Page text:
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Wrong on Retirement: Why the Auto IRA is a Bad Idea

Robert Hiltonsmith

The Obama administration’s FY2013 budget proposal was released yesterday, and in addition to the headline items—such as military budget cuts and “Buffet-rule” tax increases—it contained in its 256 pages several interesting proposals that flew under the radar.

One such proposal was the revival of an idea that Obama proposed on the campaign trail: the “Automatic IRA.” Under the plan, all employers who don’t offer a retirement plan will be required to enroll their employees in a direct-deposit IRA account. Very small employers—those with fewer than 10 employees—would be exempt, and the government would offer a credit to help employers with the costs of setting up an Auto IRA. The administration has touted the idea throughout the years, claiming it would help the 49 percent of workers who currently have no access to a retirement plan at work save for retirement.

I'm all for increasing retirement security—who isnt'?—but the Auto IRA won’t do that. Instead, it will force millions of Americans into an individualized retirement system that is already failing dismally, as Demos has documented in our work on 401(k)s. Shoehorning workers into IRAs, which on average have higher fees than 401(k)s, will only compound the problems of an overly privatized approach to retirement in the U.S.—while subsidizing the same industry that caused the financial crisis.

The Auto IRA is actually a policy dreamed up by the right: the brainchild of the Heritage Foundation, it is grounded in their boilerplate, conservative, market-oriented approach that has failed in so many other policy arenas.  Defenders of the Auto IRA claim that the plan would lower fees for these retirement savings vehicles by creating an IRA “exchange” that would allow employers and employees to compare plans and ostensibly choose the ones with the lowest cost. However, this claim is predicated on the assumption that consumers would have the information and know-how to properly compare plans. Given the incredible complexity of the retirement market, counting on the administration to come up with clear, fair guidelines for comparison, and then relying on the financial wherewithal of time-strapped employees and small business owners seems unreasonably optimistic.

Even if the fees were brought down, IRAs still share the same inherent flaws as 401(k)s: they expose participants to a whole host of risks, risks that hardworking Americans shouldn’t be forced to shoulder alone. Savings in 401(k)s and IRAs are exposed to the vagaries of the stock markets, and lower-than-expected returns can in turn cause participants to underestimate the amount they need to save. Participants’ savings can also be depleted by the need to withdraw from or borrow against their savings due to unexpected, costly events such as a big medical expense or divorce. Finally, saving enough for retirement requires participants in individualized retirement plans to know exactly how long they will live, or forces them to save an incredible amount to self-insure against that risk, a burden difficult or impossible for workers in today’s stagnant economy to bear.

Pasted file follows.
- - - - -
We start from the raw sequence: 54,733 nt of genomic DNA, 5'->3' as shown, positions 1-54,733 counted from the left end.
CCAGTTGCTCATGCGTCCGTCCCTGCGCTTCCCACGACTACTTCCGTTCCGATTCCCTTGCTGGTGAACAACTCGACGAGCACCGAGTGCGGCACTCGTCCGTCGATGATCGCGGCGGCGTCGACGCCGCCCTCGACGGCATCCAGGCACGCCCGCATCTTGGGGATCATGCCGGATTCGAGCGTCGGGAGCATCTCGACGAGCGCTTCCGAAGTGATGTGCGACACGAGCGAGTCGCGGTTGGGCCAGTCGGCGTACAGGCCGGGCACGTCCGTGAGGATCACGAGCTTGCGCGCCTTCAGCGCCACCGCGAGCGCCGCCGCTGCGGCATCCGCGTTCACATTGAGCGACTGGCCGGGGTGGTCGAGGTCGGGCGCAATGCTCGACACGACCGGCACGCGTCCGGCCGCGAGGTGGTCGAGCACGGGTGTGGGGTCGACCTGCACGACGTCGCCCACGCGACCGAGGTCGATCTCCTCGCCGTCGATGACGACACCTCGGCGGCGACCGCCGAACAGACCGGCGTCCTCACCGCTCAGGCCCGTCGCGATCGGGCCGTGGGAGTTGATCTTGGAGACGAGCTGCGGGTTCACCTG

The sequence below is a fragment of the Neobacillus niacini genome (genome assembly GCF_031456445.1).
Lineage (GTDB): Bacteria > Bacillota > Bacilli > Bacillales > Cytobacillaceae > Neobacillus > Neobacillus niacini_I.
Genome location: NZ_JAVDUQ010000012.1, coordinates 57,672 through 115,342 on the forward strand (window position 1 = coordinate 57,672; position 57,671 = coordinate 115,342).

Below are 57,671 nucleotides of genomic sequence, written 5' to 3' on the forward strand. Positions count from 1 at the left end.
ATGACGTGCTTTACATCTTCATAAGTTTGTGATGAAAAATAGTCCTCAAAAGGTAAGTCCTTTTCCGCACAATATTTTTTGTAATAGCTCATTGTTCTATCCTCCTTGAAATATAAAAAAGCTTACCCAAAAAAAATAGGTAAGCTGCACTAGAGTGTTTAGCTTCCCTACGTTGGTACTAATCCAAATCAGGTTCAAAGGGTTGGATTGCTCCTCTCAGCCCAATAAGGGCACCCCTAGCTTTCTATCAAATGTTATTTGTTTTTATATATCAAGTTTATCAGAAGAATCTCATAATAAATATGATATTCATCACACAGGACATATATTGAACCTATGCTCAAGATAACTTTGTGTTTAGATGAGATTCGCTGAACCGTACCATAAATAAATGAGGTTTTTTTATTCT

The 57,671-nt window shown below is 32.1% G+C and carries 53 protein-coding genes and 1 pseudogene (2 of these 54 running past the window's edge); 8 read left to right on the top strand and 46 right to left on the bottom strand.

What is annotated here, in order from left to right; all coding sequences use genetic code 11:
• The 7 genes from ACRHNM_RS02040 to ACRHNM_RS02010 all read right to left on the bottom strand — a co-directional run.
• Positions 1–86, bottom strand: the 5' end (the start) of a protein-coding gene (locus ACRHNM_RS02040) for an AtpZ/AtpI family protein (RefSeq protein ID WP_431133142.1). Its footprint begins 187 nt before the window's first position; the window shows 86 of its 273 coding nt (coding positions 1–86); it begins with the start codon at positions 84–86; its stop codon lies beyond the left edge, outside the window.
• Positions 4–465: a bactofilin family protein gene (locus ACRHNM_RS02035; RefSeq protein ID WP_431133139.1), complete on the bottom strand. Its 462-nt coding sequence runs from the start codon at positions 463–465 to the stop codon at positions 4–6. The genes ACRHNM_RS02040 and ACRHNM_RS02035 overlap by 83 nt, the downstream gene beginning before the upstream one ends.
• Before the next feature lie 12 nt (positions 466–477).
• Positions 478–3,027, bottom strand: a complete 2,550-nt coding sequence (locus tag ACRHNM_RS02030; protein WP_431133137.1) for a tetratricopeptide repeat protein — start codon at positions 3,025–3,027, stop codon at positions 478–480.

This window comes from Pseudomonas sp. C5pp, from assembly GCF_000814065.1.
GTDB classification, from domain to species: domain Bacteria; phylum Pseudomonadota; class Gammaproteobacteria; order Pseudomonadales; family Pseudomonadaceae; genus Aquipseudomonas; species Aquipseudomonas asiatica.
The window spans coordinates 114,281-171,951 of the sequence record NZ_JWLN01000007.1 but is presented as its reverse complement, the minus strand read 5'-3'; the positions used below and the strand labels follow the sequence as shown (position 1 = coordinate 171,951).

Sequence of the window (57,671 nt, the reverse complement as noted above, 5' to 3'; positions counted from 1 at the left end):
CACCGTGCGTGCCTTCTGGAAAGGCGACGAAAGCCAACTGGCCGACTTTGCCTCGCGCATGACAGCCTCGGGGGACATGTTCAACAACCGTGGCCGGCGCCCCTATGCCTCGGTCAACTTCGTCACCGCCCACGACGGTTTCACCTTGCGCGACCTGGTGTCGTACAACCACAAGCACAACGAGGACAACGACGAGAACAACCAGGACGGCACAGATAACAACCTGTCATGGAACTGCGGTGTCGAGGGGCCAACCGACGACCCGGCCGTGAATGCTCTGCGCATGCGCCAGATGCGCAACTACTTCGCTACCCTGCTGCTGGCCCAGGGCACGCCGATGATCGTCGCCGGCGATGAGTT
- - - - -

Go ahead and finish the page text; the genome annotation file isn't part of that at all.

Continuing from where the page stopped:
The country’s broken retirement system is indeed in dire, immediate need of reform, but the Auto IRA will not fix the looming retirement crisis. A policy solution that would fix this crisis would have low-cost investment options that at least partially protect workers against inflation and market swings, and would also give savers a guaranteed, low-cost, inflation-protected stream of income when they retire. The Auto IRA has none of these features.

If the administration is really serious about helping Americans save for retirement, they’ll scrap the Auto IRA and pursue a solution that gives Americans real retirement security, such as one of the many policy ideas that fulfill the guidelines for a good retirement system crafted by the Retirement USA coalition, to which Dēmos belongs. One such idea is Dr. Teresa Ghilarducci’s “Guaranteed Retirement Accounts” plan (GRAs), which proposes the creation of universal, privately-invested, low-fee, tax-deductible retirement accounts that would give Americans a place to invest their savings that is protected from market risk and inflation and would the option to annuitize a portion of their nest egg at retirement, providing a stream of income for life that would insure they don’t outlive their savings.

If the administration is serious about shoring up Americans’ crumbling retirement security, it needs to urge Congress to create GRAs or a similar type of account and drop the Auto IRA, which would do little to help ailing American families, but much to subsidize the industry that caused their ailments.